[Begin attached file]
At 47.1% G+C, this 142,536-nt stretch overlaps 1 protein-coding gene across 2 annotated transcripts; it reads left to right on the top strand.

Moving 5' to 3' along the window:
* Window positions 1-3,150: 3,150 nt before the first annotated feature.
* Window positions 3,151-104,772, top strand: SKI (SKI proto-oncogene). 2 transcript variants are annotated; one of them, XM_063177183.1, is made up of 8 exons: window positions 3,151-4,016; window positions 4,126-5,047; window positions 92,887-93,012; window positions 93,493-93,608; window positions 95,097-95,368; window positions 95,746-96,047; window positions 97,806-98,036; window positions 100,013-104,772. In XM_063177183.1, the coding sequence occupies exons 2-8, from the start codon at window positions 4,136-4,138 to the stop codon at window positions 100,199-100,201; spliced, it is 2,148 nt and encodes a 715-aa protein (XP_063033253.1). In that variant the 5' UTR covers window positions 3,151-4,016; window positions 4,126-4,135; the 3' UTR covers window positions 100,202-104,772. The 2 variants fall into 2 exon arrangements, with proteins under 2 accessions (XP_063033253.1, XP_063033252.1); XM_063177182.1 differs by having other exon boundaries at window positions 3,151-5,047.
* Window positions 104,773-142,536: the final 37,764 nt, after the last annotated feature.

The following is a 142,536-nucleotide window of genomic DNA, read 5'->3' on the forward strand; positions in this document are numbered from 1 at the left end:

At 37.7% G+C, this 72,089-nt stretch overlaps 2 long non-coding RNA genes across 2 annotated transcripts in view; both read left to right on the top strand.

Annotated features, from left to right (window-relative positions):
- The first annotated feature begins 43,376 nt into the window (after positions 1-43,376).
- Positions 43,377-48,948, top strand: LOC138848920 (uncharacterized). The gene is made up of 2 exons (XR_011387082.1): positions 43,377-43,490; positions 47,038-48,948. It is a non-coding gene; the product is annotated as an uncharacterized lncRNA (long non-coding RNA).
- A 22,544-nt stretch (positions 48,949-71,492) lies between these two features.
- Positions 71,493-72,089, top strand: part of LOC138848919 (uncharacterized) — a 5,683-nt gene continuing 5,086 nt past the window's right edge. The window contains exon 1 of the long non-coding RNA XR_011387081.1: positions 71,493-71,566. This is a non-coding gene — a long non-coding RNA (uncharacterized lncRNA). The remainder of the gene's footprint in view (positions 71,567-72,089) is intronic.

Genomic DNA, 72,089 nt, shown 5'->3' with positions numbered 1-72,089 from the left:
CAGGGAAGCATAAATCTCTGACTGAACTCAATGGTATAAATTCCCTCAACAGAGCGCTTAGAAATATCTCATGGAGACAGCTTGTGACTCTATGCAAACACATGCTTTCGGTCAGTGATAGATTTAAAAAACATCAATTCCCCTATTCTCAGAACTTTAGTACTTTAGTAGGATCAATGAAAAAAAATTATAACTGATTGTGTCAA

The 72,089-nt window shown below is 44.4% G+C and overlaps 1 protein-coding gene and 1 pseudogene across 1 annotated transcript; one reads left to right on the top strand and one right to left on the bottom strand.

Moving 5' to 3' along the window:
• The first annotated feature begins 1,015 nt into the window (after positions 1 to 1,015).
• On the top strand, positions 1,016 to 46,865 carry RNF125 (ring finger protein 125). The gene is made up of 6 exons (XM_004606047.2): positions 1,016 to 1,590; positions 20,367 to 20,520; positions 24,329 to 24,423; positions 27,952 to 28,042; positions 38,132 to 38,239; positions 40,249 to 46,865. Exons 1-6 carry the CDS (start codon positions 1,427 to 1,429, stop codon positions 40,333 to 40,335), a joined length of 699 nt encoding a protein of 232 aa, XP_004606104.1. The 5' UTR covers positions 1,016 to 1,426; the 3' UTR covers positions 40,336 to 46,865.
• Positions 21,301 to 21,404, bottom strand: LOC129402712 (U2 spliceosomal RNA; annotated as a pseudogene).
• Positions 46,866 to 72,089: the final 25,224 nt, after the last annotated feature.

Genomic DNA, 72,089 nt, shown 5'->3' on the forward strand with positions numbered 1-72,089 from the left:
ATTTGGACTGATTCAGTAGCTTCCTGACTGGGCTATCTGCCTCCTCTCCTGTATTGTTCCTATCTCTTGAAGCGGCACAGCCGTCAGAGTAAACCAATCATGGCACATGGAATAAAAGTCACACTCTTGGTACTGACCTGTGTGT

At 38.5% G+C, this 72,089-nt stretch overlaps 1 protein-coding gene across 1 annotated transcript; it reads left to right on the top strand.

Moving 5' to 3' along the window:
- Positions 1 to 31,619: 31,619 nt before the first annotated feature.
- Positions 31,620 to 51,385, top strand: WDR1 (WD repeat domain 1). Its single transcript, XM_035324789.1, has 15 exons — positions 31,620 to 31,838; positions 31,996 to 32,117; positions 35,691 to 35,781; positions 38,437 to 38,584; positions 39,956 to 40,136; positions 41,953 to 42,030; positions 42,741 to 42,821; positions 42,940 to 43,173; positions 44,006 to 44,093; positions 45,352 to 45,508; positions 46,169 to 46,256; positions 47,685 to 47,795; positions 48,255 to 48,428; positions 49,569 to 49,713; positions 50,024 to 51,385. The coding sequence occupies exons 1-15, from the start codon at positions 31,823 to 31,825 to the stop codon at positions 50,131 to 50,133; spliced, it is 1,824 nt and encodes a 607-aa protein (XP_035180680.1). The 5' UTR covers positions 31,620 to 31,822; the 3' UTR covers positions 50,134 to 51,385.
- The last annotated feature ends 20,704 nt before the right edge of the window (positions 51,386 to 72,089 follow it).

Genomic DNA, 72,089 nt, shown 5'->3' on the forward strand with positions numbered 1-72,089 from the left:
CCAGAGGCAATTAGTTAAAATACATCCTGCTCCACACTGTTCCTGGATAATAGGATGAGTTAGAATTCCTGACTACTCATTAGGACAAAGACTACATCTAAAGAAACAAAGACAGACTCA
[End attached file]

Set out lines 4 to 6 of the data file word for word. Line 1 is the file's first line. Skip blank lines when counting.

* Window positions 3,151-104,772, top strand: SKI (SKI proto-oncogene). 2 transcript variants are annotated; one of them, XM_063177183.1, is made up of 8 exons: window positions 3,151-4,016; window positions 4,126-5,047; window positions 92,887-93,012; window positions 93,493-93,608; window positions 95,097-95,368; window positions 95,746-96,047; window positions 97,806-98,036; window positions 100,013-104,772. In XM_063177183.1, the coding sequence occupies exons 2-8, from the start codon at window positions 4,136-4,138 to the stop codon at window positions 100,199-100,201; spliced, it is 2,148 nt and encodes a 715-aa protein (XP_063033253.1). In that variant the 5' UTR covers window positions 3,151-4,016; window positions 4,126-4,135; the 3' UTR covers window positions 100,202-104,772. The 2 variants fall into 2 exon arrangements, with proteins under 2 accessions (XP_063033253.1, XP_063033252.1); XM_063177182.1 differs by having other exon boundaries at window positions 3,151-5,047.
* Window positions 104,773-142,536: the final 37,764 nt, after the last annotated feature.

The following is a 142,536-nucleotide window of genomic DNA, read 5'->3' on the forward strand; positions in this document are numbered from 1 at the left end: